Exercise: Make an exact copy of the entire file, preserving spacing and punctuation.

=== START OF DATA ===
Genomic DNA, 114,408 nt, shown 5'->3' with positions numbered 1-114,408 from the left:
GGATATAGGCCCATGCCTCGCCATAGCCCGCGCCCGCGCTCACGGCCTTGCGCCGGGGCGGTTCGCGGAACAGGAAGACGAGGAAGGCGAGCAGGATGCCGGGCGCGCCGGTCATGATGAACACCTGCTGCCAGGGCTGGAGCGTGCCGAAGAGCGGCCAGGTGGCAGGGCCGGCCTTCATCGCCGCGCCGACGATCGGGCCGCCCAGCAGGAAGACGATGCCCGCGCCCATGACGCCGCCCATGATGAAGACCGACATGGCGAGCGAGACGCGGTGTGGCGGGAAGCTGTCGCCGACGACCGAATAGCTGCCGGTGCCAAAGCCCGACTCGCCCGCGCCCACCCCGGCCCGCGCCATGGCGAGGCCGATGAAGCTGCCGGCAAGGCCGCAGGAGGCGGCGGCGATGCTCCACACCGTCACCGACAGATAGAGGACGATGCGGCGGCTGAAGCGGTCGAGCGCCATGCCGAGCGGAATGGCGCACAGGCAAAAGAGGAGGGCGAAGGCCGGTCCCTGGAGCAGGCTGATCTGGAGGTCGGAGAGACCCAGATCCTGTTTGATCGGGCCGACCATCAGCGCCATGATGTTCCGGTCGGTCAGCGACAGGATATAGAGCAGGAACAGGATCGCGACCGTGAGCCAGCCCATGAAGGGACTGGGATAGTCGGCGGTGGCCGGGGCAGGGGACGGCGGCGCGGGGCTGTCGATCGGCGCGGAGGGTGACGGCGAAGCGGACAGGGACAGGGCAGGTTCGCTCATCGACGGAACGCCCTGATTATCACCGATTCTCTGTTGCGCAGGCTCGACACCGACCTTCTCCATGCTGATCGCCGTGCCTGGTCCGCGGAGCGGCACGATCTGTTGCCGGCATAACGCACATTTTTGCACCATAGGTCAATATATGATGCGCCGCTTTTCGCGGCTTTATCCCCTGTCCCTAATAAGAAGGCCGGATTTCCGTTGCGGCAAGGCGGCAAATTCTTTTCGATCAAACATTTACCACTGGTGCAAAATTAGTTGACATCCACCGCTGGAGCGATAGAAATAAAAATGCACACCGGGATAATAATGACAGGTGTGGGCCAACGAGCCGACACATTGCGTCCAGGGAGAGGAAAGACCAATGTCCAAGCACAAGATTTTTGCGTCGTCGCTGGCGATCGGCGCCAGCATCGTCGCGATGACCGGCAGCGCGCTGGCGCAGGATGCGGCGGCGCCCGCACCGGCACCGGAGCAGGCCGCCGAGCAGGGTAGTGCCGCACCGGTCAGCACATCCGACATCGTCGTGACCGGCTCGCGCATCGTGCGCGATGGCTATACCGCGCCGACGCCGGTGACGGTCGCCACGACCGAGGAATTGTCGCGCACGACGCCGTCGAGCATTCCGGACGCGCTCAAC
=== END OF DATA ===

Genomic DNA, 114,408 nt, shown 5'->3' with positions numbered 1-114,408 from the left:
GGATATAGGCCCATGCCTCGCCATAGCCCGCGCCCGCGCTCACGGCCTTGCGCCGGGGCGGTTCGCGGAACAGGAAGACGAGGAAGGCGAGCAGGATGCCGGGCGCGCCGGTCATGATGAACACCTGCTGCCAGGGCTGGAGCGTGCCGAAGAGCGGCCAGGTGGCAGGGCCGGCCTTCATCGCCGCGCCGACGATCGGGCCGCCCAGCAGGAAGACGATGCCCGCGCCCATGACGCCGCCCATGATGAAGACCGACATGGCGAGCGAGACGCGGTGTGGCGGGAAGCTGTCGCCGACGACCGAATAGCTGCCGGTGCCAAAGCCCGACTCGCCCGCGCCCACCCCGGCCCGCGCCATGGCGAGGCCGATGAAGCTGCCGGCAAGGCCGCAGGAGGCGGCGGCGATGCTCCACACCGTCACCGACAGATAGAGGACGATGCGGCGGCTGAAGCGGTCGAGCGCCATGCCGAGCGGAATGGCGCACAGGCAAAAGAGGAGGGCGAAGGCCGGTCCCTGGAGCAGGCTGATCTGGAGGTCGGAGAGACCCAGATCCTGTTTGATCGGGCCGACCATCAGCGCCATGATGTTCCGGTCGGTCAGCGACAGGATATAGAGCAGGAACAGGATCGCGACCGTGAGCCAGCCCATGAAGGGACTGGGATAGTCGGCGGTGGCCGGGGCAGGGGACGGCGGCGCGGGGCTGTCGATCGGCGCGGAGGGTGACGGCGAAGCGGACAGGGACAGGGCAGGTTCGCTCATCGACGGAACGCCCTGATTATCACCGATTCTCTGTTGCGCAGGCTCGACACCGACCTTCTCCATGCTGATCGCCGTGCCTGGTCCGCGGAGCGGCACGATCTGTTGCCGGCATAACGCACATTTTTGCACCATAGGTCAATATATGATGCGCCGCTTTTCGCGGCTTTATCCCCTGTCCCTAATAAGAAGGCCGGATTTCCGTTGCGGCAAGGCGGCAAATTCTTTTCGATCAAACATTTACCACTGGTGCAAAATTAGTTGACATCCACCGCTGGAGCGATAGAAATAAAAATGCACACCGGGATAATAATGACAGGTGTGGGCCAACGAGCCGACACATTGCGTCCAGGGAGAGGAAAGACCAATGTCCAAGCACAAGATTTTTGCGTCGTCGCTGGCGATCGGCGCCAGCATCGTCGCGATGACCGGCAGCGCGCTGGCGCAGGATGCGGCGGCGCCCGCACCGGCACCGGAGCAGGCCGCCGAGCAGGGTAGTGCCGCACCGGTCAGCACATCCGACATCGTCGTGACCGGCTCGCGCATCGTGCGCGATGGCTATACCGCGCCGACGCCGGTGACGGTCGCCACGACCGAGGAATTGTCGCGCACGACGCCGTCGAGCATTCCGGACGCGCTCAAC